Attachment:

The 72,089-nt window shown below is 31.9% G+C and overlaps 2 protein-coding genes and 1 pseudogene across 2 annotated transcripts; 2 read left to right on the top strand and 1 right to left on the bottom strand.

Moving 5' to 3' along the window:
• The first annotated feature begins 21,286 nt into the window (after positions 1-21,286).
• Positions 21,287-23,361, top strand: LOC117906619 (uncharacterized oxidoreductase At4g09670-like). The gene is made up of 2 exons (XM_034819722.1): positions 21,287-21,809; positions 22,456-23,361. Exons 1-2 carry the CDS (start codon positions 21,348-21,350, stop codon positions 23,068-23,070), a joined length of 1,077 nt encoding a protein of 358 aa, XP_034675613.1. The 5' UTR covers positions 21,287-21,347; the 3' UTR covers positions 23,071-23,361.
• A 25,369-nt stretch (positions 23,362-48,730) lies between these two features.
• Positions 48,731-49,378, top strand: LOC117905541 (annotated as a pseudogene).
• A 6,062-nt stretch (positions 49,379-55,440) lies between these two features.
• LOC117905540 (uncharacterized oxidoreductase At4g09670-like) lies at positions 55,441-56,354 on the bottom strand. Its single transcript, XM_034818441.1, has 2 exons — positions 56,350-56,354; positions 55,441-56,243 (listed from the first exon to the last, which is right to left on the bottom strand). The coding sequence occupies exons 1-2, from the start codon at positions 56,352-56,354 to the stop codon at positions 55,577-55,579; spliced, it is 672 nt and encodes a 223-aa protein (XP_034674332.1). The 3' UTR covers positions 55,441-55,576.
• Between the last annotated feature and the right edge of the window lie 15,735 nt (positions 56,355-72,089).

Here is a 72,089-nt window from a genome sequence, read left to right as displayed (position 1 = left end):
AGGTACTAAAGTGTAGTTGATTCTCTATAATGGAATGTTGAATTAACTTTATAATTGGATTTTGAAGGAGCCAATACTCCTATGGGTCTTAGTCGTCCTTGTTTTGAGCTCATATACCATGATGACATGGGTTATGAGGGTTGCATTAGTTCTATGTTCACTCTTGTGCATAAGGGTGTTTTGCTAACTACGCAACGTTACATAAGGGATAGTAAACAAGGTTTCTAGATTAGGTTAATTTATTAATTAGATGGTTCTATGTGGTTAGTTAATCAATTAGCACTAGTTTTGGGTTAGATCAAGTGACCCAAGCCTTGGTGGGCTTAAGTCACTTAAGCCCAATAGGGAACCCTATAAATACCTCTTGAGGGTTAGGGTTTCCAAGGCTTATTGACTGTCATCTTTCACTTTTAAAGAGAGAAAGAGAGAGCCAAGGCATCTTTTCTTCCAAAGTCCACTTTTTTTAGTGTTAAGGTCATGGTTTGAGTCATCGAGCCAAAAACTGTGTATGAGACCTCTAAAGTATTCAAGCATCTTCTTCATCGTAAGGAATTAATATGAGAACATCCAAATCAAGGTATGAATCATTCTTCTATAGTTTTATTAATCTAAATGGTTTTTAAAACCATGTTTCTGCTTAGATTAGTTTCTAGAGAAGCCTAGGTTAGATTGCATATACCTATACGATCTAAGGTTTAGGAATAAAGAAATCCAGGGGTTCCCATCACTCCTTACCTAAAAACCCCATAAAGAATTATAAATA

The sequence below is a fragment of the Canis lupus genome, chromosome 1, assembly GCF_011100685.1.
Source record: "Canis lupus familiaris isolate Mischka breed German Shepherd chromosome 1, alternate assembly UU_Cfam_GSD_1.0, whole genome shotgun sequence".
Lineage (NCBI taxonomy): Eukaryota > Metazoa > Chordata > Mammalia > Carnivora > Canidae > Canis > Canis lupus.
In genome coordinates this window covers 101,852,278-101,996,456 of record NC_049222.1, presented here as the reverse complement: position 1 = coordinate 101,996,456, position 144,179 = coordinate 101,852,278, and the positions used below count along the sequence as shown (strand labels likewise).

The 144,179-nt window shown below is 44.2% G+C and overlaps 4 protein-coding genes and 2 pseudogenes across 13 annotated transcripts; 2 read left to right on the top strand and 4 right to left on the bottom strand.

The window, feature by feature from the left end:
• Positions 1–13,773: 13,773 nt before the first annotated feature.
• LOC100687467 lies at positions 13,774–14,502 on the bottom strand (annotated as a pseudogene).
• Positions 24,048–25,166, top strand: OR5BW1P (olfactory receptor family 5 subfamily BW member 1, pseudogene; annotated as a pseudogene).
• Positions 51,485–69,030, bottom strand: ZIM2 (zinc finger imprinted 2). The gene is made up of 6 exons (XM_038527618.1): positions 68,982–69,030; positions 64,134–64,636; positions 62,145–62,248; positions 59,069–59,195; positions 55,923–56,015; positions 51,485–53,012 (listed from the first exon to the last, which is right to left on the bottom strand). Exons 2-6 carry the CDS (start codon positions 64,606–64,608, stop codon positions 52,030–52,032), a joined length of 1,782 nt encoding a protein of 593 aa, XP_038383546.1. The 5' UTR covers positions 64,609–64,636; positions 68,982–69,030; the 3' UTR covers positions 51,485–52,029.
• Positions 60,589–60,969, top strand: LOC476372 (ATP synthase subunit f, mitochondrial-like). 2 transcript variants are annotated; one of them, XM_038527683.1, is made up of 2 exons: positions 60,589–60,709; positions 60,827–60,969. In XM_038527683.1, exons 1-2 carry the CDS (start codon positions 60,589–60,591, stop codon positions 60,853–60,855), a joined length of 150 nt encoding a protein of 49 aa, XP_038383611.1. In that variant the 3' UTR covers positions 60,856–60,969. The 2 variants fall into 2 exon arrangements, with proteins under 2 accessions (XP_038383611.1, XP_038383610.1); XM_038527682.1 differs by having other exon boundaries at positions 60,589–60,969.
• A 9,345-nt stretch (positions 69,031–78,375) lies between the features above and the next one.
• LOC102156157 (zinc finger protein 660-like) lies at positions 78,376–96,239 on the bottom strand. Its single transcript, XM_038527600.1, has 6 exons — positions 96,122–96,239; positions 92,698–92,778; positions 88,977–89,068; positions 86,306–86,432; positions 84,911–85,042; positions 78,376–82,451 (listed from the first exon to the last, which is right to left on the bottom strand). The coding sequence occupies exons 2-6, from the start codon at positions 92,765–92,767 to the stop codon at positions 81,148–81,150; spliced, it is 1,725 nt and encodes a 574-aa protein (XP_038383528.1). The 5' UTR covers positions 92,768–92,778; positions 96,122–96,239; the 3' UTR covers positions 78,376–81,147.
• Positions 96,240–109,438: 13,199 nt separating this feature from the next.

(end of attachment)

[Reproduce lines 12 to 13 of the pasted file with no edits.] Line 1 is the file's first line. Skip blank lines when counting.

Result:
The sequence below is a fragment of the Canis lupus genome, chromosome 1, assembly GCF_011100685.1.
Source record: "Canis lupus familiaris isolate Mischka breed German Shepherd chromosome 1, alternate assembly UU_Cfam_GSD_1.0, whole genome shotgun sequence".